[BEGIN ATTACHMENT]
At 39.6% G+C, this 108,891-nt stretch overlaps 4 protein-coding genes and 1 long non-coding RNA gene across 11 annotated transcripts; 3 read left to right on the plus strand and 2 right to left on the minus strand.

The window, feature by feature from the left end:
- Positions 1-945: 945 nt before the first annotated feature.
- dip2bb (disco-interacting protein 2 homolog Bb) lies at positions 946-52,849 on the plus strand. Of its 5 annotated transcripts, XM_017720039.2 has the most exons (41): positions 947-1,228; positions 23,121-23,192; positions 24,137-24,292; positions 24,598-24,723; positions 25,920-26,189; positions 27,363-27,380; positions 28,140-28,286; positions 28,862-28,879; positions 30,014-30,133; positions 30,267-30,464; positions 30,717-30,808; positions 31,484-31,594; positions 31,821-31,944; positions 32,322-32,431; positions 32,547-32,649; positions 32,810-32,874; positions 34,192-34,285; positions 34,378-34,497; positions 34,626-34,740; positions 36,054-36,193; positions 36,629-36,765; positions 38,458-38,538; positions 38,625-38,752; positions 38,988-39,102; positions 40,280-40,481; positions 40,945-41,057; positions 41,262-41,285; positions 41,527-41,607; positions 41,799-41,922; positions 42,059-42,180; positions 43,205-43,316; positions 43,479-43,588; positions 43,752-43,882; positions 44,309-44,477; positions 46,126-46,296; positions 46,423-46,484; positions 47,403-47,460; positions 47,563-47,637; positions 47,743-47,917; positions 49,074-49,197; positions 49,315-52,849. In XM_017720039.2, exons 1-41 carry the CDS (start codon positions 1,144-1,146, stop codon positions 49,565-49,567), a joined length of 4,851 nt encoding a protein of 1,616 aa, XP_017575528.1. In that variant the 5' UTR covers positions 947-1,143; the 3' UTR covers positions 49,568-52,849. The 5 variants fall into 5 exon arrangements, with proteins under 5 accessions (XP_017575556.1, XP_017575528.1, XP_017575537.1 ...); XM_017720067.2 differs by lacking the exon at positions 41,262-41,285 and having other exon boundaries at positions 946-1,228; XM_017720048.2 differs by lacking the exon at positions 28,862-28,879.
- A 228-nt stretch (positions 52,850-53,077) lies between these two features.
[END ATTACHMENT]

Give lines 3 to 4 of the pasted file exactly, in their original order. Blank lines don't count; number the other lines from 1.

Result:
- Positions 1-945: 945 nt before the first annotated feature.
- dip2bb (disco-interacting protein 2 homolog Bb) lies at positions 946-52,849 on the plus strand. Of its 5 annotated transcripts, XM_017720039.2 has the most exons (41): positions 947-1,228; positions 23,121-23,192; positions 24,137-24,292; positions 24,598-24,723; positions 25,920-26,189; positions 27,363-27,380; positions 28,140-28,286; positions 28,862-28,879; positions 30,014-30,133; positions 30,267-30,464; positions 30,717-30,808; positions 31,484-31,594; positions 31,821-31,944; positions 32,322-32,431; positions 32,547-32,649; positions 32,810-32,874; positions 34,192-34,285; positions 34,378-34,497; positions 34,626-34,740; positions 36,054-36,193; positions 36,629-36,765; positions 38,458-38,538; positions 38,625-38,752; positions 38,988-39,102; positions 40,280-40,481; positions 40,945-41,057; positions 41,262-41,285; positions 41,527-41,607; positions 41,799-41,922; positions 42,059-42,180; positions 43,205-43,316; positions 43,479-43,588; positions 43,752-43,882; positions 44,309-44,477; positions 46,126-46,296; positions 46,423-46,484; positions 47,403-47,460; positions 47,563-47,637; positions 47,743-47,917; positions 49,074-49,197; positions 49,315-52,849. In XM_017720039.2, exons 1-41 carry the CDS (start codon positions 1,144-1,146, stop codon positions 49,565-49,567), a joined length of 4,851 nt encoding a protein of 1,616 aa, XP_017575528.1. In that variant the 5' UTR covers positions 947-1,143; the 3' UTR covers positions 49,568-52,849. The 5 variants fall into 5 exon arrangements, with proteins under 5 accessions (XP_017575556.1, XP_017575528.1, XP_017575537.1 ...); XM_017720067.2 differs by lacking the exon at positions 41,262-41,285 and having other exon boundaries at positions 946-1,228; XM_017720048.2 differs by lacking the exon at positions 28,862-28,879.